if “womer” is a “gendered term for one of many genders” then please show me terms from this construction that would apply to these “many other genders”, that would apply to nb characters
there isnt. just as man/woman doesn’t leave any space for them
Yeah, I see that side too. Do gender neutral ‘mer’ and ‘womer’ as a word for ‘non-human woman’ have to be mutually exclusive, though?
why though……… thats kinda like bringing back the “man/woman” thing where “man” is male but is also supposed to be gender neutral sometimes….. i dont really understand what you’re saying :o
if we have “mer” which refers to race and is like “human” and its gender neutral, then why womer? thats kinda like wohuman or she-human
i don’t understand 0_0 can you explain?
The problems I personally have with ‘womer’ (other than the fact that it sounds really silly) are that:
- Since humans and elves can reproduce and have fertile children, that essentially makes them different races of the same species. So ‘mer’ is referring to an ethnic supergroup (by which I mean a catch-all for a variety of different races who are descended from a single people and share a single ancestral culture).
Since ‘mer’ is used by elves as a gender-neutral term, forcing a gender onto it sort of makes ‘womer’ a bit like saying ‘Jewess’. I mean, you’re not going to personally insult any elves if you use it, but that’s still… regressive.
- Linguistically it doesn’t make sense. Taking ‘mer’ as an analogue to ‘man’ doesn’t directly translate to man/woman —> mer/womer, not least because historically ‘man’ was a gender-neutral term. The Old English words for ‘man’ and ‘woman’ are wereman and wifman: man-human and wife-human.
The fact that we just have ‘man’ and ‘woman’ now is pretty much bad linguistic practice in and of itself; according to this logic, men are just ‘human’, and women are ‘wife-humans’. They’re ‘person’ and ‘gendered person’, or ‘Default’ and ‘Other’. Anyone with a grain of common sense would tell you that they’re just two different, equally normal genders.
But so goes it, language moves on, fortunately women are not automatically men’s wives these days (in most places, and praise be!) and ‘man’ is no longer a gender-neutral term. That doesn’t mean you have to apply its faulty logic to fantasy races.
- Since the ‘wo’ bit of ‘woman’ comes from ‘wif’, or wife, it’s based in a culture where heterosexuality is the accepted norm. However, Tamrielic races have never had the same ideas about sexuality. They don’t see queerness as abnormal, just uncommon. A Default needs an Other in order to define itself, or there’s no such thing as a default in the first place. If queerness isn’t the bad, abnormal Other, then straightness cannot be the good, normal Default.
Secondly, women of any race have never been inferior. I’d say that gender issues in Tamriel are more about prizing masculinity than seeing men as superior, which is confusing from a sociohistorical point but, I mean, it’s fantasy and I’m sure I could find some excuse if I thought hard enough. Almalexia was High Alma back in the First Era, Alessia founded the first Cyrod Empire and nobody handed control over to Morihaus, Ayrenn is Queen of Alinor, female player characters are not barred from anything male player characters can do, etc. Really their only problem is all these mysterious deaths by crushed sternum.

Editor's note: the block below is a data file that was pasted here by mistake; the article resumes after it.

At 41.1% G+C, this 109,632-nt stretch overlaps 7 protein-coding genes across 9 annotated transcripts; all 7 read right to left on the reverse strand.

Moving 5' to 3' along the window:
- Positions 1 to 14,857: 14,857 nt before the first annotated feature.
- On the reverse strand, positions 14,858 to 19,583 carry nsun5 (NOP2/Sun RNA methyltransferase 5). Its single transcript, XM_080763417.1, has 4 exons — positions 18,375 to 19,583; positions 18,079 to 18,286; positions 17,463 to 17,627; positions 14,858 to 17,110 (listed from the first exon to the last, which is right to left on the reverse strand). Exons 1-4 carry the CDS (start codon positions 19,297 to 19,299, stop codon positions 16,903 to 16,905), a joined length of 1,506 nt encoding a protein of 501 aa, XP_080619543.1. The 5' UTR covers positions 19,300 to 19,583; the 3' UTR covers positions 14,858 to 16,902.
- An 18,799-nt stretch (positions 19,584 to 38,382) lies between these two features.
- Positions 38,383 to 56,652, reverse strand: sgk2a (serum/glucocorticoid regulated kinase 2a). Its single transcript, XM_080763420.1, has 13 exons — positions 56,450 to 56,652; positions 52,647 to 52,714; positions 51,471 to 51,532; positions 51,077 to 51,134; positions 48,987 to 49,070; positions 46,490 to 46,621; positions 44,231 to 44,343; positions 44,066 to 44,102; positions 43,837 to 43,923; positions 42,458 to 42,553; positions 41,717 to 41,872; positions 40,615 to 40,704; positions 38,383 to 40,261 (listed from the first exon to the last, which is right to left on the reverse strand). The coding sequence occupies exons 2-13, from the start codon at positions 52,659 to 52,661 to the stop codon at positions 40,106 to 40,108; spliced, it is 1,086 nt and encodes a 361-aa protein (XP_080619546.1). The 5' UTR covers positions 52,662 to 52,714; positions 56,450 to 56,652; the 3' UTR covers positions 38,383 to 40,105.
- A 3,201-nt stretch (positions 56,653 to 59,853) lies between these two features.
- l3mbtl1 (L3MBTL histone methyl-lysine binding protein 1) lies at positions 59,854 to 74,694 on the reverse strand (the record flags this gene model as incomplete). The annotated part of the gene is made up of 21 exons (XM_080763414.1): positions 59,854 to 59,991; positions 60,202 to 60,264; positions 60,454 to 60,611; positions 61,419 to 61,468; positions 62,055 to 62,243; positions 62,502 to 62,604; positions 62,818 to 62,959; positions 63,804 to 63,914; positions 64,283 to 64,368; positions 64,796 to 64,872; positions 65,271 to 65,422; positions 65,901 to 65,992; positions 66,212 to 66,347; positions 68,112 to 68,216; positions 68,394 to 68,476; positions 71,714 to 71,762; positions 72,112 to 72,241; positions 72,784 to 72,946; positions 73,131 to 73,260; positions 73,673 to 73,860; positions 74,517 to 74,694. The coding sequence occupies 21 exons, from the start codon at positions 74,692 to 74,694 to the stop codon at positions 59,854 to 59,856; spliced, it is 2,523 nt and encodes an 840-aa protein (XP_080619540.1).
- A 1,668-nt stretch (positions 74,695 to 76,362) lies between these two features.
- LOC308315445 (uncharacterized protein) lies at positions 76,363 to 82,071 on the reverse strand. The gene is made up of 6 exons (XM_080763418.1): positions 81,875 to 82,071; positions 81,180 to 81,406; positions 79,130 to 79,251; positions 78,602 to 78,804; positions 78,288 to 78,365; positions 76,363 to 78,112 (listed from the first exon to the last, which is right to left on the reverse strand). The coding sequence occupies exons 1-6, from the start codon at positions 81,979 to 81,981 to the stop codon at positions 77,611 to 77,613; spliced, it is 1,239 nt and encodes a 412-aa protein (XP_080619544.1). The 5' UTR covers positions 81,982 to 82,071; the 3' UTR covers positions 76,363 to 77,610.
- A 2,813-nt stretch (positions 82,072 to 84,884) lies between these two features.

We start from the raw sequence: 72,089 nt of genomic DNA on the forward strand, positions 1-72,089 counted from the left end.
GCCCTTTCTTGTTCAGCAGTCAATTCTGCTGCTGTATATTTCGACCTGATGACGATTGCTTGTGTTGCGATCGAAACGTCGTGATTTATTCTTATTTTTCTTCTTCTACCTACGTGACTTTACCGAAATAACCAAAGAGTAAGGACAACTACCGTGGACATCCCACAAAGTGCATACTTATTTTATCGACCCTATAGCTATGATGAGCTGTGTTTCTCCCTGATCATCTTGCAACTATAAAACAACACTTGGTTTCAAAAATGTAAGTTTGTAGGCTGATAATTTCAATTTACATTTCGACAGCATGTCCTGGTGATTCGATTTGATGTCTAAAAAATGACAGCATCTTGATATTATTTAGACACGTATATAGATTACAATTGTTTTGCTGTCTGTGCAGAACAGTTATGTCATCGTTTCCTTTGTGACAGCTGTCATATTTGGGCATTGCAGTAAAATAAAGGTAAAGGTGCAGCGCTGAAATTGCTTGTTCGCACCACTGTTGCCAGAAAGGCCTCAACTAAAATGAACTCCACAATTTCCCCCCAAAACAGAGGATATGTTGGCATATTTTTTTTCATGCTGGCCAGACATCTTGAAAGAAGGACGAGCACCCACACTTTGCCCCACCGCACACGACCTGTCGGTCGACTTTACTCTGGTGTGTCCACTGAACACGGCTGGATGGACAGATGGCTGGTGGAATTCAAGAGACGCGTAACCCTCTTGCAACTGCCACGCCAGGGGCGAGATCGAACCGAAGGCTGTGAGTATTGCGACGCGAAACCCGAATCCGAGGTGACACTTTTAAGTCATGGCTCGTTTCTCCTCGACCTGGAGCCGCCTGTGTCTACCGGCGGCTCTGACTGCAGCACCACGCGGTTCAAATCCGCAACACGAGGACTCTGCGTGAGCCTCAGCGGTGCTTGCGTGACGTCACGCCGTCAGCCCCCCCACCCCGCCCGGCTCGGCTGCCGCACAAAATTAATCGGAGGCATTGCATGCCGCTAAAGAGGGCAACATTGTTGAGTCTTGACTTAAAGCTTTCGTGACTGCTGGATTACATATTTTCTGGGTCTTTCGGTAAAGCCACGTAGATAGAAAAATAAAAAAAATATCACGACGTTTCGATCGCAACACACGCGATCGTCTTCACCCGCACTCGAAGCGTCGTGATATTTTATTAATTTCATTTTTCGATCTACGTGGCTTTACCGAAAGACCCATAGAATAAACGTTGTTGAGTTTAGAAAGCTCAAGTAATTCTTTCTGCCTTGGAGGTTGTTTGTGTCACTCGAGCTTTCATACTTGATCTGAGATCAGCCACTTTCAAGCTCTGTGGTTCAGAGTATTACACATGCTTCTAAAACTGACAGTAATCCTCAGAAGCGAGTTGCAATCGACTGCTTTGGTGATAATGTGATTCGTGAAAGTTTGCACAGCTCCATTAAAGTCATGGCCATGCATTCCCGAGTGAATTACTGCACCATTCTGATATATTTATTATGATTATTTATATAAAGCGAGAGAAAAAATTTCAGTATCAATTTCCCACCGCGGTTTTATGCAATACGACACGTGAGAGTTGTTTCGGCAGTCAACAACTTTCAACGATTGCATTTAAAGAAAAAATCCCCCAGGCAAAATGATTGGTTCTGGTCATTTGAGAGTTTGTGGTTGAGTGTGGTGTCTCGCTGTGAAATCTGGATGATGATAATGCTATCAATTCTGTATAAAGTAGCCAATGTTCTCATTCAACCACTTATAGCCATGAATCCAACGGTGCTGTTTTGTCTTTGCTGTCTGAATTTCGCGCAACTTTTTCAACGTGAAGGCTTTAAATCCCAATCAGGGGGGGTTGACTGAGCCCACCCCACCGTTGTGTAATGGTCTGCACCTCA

So essentially it doesn’t make etymologic sense to call a mer a ‘wife-mer’ in a culture or cultures where women’s roles are not reduced to wives and male property, and where heterosexuality is not expected and enforced.
This is everything I was going to reply with, so instead I’ll just reblog it.
To snap back to our own discussion earlier:
I agree, but as you pointed out, ‘Mer’ is repeatedly set opposite ‘Man’ in the collective.
That’s because “man and mer” sounds nice. You could just as easily write it as “humans and elves” but it doesn’t have the same ring.
I’m not trying to argue that it is definitely gender specific, I’m just saying that there’s enough hints around that I don’t want to generalize what may be a cypher for a patriarchal term.
Do you speak a second language? As I pointed out earlier, other languages don’t have the problem of a gendered default noun. I would imagine that part of voryn-dagoth’s problem with you trying to put genders on Mer is that his native Polish, like my Russian, has a gender-neutral collective noun which works wonderfully. As do many other languages. There is absolutely no need to have mer have any patriarchal connotations, outside of the desire to map it to English, which does.
Because it’s a word for ‘non-human woman’ that doesn’t require definition at every turn. It’s literally just a convenient elf version of ‘woman’ so I don’t have to use a human term for them or constantly explain what I mean.
Again, why is this necessary? Think of Mer as a nationality. Do you constantly need a way to say “American woman” besides just saying “American woman”? Or as a race: do we need a separate word for “black woman”?
Also, as aelfgyve pointed out, by creating a term for “elf woman” you are making the default “elf” necessarily male.You’re assigning the patriarchal male = normal female = other dichotomy, not the language itself. If you want to keep “mer” as gender neutral but still use “womer,” you need to also invent and start using a male prefix for mer.
I do not see how it can be any more dehumanizing (in the way you meant) than ‘woman.’
Woman is the accepted term for the gender, and stands apart from man despite using it in its construction. I, personally, have no problem with the “man” part of it - those who do are more than welcome to use the already established womyn. She-noun, on the other hand, is something we reserve for animals. It isn’t its own word, it’s putting a prefix and a little dash in front of the male term, saying literally (not just by virtue of linguistic history) “this other thing that isn’t like the normal thing”.